To support future economic growth, Preston should look to strengthen the appeal of the city centre to businesses.
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Paul Swinney's briefing on the implications of the Chancellor's statement for cities and economic growth in 2012.
One of the biggest challenges facing cities with struggling economies is to improve the “intermediate” skills profiles of their populations.
Young people made up the bulk of the increase in unemployment in the three months to September, with an extra 67,000 young people unemployed over the period.
TIF is not the answer to local development challenges, but, if designed the right way, it can provide new opportunities for the UK’s cities to invest in their growth.
If LEPs are expected to drive the Government’s growth agenda, they need the tools to do so. That means devolving further resources, powers and freedoms to capable LEPs and getting to grips with underperforming LEPs before it is too late.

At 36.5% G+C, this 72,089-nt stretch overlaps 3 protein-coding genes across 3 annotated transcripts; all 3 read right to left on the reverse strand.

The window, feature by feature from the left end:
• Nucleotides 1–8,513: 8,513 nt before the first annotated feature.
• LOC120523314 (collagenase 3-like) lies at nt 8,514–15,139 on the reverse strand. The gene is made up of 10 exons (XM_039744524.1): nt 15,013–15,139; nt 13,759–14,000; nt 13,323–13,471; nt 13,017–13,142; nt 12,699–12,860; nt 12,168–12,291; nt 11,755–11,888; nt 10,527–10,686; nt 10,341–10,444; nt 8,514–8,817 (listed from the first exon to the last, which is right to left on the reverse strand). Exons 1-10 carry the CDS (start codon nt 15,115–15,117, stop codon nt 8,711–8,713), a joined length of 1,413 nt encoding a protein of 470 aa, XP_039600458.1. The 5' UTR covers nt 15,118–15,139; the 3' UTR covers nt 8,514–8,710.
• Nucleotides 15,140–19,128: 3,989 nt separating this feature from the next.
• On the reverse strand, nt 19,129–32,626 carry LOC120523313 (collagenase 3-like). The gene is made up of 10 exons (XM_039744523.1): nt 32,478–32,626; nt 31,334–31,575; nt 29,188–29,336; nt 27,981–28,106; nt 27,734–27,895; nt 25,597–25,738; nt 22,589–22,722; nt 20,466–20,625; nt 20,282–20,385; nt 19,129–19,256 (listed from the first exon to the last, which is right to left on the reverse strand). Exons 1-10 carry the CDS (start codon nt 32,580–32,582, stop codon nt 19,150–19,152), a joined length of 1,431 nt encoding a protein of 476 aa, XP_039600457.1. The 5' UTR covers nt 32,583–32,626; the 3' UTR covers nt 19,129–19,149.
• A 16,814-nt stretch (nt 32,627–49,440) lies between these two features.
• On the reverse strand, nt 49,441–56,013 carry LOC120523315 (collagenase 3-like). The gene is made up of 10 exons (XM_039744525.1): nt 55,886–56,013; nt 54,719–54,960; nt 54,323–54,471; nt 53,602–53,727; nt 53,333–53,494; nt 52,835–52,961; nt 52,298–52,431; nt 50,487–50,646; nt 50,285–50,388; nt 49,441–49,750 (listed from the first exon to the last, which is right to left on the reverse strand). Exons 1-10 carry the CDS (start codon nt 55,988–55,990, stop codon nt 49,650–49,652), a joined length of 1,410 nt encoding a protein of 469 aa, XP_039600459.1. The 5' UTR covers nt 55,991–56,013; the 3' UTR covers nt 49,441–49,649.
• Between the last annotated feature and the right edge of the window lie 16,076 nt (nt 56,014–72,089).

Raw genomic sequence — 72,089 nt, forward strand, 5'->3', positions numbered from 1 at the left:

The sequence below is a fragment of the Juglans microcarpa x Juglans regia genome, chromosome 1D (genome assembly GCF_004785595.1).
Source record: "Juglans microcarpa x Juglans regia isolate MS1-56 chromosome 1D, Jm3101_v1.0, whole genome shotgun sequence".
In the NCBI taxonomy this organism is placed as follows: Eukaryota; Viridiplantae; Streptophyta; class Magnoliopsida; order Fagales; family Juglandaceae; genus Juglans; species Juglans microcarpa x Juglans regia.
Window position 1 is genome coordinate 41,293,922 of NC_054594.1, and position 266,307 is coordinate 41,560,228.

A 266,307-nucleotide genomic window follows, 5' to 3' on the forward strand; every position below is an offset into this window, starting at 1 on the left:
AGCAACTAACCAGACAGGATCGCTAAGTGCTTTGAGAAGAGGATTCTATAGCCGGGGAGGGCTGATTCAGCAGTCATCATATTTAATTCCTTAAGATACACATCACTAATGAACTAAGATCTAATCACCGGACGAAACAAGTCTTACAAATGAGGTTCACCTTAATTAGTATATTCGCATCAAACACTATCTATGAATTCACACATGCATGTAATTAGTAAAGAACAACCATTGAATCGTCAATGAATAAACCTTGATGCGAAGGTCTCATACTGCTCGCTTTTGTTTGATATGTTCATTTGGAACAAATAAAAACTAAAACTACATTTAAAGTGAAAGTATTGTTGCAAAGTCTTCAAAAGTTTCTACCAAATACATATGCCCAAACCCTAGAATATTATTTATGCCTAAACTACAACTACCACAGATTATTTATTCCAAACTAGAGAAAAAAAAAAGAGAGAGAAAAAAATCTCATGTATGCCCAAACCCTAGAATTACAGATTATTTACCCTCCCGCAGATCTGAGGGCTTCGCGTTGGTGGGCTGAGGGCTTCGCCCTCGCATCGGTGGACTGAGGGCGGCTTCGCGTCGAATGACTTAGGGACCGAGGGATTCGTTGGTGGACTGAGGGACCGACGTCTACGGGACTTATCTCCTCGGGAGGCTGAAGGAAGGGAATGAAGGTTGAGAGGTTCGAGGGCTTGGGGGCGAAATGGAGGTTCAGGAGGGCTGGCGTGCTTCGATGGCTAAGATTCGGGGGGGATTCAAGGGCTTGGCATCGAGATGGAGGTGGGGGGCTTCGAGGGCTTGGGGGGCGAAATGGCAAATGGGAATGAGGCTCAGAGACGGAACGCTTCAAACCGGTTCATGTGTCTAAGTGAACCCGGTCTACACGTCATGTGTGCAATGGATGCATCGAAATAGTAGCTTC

Since the announcement of the LGRR consultation, the Centre for Cities has been an active researcher, collaborator and discussant about the proposed measures. Our research provides a well-rounded and thoughtful response to the LGRR consultation, as summarised here.
The LGRR has the potential to transform the way that local government finances are allocated in the future and opens up the opportunity for London local authorities to work together in a pan-London business rates pool.
Sheffield needs to work to make the city more attractive to business and prioritise skills investment and university links.
Despite strong city wide growth, some mid-sized cities suffer from weak urban cores, with subsequent negative impacts on the whole city economy.